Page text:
Many observers think that, at that time, Beijingmainly reacted to a study carried out by the United Nations Economic Commission for Asia and the Far East (ECAFE) and published in 1969. Its findings suggested that there are oil fields in the area around the Senkaku/Diaoyu Islands. Shortly afterwards, China made an official claim.[11] Estimates concerning crude oil and natural gas deposits vary widely. The US Energy Information Administration (EIA) estimates that there are only 60 to 100 million barrels, but also points out that Chinese sources claim there are 70 to 160 billion barrels.[12] Immediately following the 1969 report, Japan estimated that the deposits amount to 94.5 billion barrels.[13] This means that the crude oil resources in the East China Sea are either negligible or represent 60% of Saudi Arabia’s 265.4 billion barrels of reserves.[14] A similar picture emerges concerning natural gas reserves. The EIA estimates that there are one to two billion cubic feet in the East China Sea, China thinks that there are reserves of up to 250 billion cubic feet.[15]

Developments in the East China Seaare therefore not only a question of prestige and diverging legal positions, but also of economic motives and additional strategic aspects. Both states would create a precedent if they made concessions in the island dispute. If Tokyowere to climb down in the Senkaku/Diaoyu question, its neighbours could perceive this as weakness. Japan would have to fear that its position in the territorial conflicts with North and South Korea concerning the Dokdo/Takeshima Islands and with Russia in the Kuril Islands/Northern Territories Dispute is weakening. IfChina climbs down, this could be viewed as open encouragement for thePhilippines andVietnam to pursue their claims in theSouth China Sea more forcefully.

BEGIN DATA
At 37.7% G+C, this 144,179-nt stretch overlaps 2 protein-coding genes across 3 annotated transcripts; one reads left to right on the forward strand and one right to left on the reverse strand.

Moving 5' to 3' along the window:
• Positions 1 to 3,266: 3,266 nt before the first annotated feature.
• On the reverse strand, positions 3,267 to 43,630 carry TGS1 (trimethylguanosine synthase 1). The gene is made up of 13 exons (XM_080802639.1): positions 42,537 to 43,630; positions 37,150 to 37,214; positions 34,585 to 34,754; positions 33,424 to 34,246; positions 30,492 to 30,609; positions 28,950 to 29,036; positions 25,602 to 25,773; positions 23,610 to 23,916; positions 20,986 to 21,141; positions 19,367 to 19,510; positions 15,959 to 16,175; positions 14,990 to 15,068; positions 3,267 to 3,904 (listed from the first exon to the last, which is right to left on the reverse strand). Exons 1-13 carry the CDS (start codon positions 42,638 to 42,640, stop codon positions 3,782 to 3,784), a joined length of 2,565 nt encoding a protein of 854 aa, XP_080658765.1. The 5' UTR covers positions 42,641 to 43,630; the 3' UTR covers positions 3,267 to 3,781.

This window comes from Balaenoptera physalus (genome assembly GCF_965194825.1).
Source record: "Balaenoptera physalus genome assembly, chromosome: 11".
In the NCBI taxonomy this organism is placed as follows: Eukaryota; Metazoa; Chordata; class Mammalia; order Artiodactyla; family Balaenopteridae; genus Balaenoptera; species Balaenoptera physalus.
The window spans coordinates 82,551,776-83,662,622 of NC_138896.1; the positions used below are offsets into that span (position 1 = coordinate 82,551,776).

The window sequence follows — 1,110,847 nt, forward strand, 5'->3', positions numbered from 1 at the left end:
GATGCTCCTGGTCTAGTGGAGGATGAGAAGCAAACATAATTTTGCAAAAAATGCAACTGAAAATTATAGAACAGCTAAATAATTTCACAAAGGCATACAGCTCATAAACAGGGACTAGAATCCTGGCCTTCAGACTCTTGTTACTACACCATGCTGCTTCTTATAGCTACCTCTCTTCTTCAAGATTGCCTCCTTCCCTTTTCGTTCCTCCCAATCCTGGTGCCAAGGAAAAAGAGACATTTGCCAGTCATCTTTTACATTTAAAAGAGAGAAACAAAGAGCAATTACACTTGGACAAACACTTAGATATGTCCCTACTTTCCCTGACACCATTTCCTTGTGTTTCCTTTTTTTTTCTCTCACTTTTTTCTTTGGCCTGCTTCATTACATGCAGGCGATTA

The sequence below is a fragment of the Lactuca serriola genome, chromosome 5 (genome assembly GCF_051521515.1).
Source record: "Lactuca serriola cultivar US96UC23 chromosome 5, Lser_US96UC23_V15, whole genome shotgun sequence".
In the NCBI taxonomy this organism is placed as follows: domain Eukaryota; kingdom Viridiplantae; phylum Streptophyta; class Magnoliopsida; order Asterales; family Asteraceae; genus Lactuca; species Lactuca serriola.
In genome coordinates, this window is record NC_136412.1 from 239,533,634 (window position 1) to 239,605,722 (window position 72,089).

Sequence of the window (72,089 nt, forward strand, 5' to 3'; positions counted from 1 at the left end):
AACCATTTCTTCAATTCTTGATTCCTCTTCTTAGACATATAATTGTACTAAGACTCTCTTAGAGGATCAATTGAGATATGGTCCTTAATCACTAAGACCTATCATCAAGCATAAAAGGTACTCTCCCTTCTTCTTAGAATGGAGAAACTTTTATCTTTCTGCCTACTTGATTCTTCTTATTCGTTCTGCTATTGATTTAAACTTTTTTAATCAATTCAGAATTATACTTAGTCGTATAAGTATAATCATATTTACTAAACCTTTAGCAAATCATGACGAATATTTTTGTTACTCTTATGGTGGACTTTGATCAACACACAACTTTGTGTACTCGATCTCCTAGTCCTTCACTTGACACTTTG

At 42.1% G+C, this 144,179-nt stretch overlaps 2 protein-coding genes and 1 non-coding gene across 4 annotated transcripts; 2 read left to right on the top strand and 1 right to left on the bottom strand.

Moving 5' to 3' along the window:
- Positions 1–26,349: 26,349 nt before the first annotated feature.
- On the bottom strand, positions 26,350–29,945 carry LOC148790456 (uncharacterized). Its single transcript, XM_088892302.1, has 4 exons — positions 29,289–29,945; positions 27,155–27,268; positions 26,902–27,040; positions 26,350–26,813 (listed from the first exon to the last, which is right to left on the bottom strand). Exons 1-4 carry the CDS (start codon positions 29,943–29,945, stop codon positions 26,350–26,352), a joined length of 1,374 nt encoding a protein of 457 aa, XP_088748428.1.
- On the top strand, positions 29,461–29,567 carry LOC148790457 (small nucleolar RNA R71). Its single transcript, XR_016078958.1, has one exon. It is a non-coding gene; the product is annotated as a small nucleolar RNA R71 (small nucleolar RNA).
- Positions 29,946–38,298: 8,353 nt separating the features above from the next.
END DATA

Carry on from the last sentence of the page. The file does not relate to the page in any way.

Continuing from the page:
A military-strategic motive is provided by the importance of the Ryukyu Islands as a maritime barrier within the first island chain. To test power projection options in the western Pacific, the People’s Liberation Army (PLA) has already succeeded in passing through them regularly and unhindered by Japan. As long as one of the five international passages through the archipelago is used which are recognised by Japan (Osumi, Soya and Tsugury Strait, as well as the eastern and wester channel of the Tsushima Strait), Tokyo has to accept such activities. In the past, however, the PLA also used different sea routes, such as the Ishigaki Strait, which Japan regards as its territorial waters.[16] A further economic motive becomes clear here: six of China’s ten largest trade ports can only be reached via the East China Sea, which is why sea routes that can be controlled autonomously are so interesting.[17] It is therefore Beijing’s goal to weaken Tokyo’s resolve to control its southern waters. If Japan were ready to cede control over the Senkaku/Diaoyu Islands,China would have achieved its aim.Tokyo will therefore do everything to guard against such a scenario.

German media mainly portray the Senkaku/Diaoyu Islands conflict as a dispute between China and Japan. This is a rather simplistic view. Taiwan, which refers to the islands as Diaoyutai, also lays claim to them. Just like his predecessors, President Ma Ying-jeou has declared that by law the islands belong to the Republic of China. In this, Taiwan’s legal position corresponds to China’s.[18] Ma’s approach, however, seems more constructive than that of the big neighbour. In August 2012 he proposed the East China Sea Peace Initiative in which he suggested, inter alia, a code of conduct for the East China Sea as well as cooperation between Japan, China and Taiwan in the exploitation of mutually claimed natural resources.[19] Taipeh regards the completion of the Taiwan-Japan Fisheries Agreement in April 2013 as a positive outcome of this intiative. Ma also keeps a low profile in the territorial conflict, as he does not wish to jeopardise the stabilisation of the situation in the Taiwan Strait, which has been realised withChina since 2008. As the diplomatic ‘main front’ therefore runs betweenBeijing andTokyo, it will be the focus of the following remarks.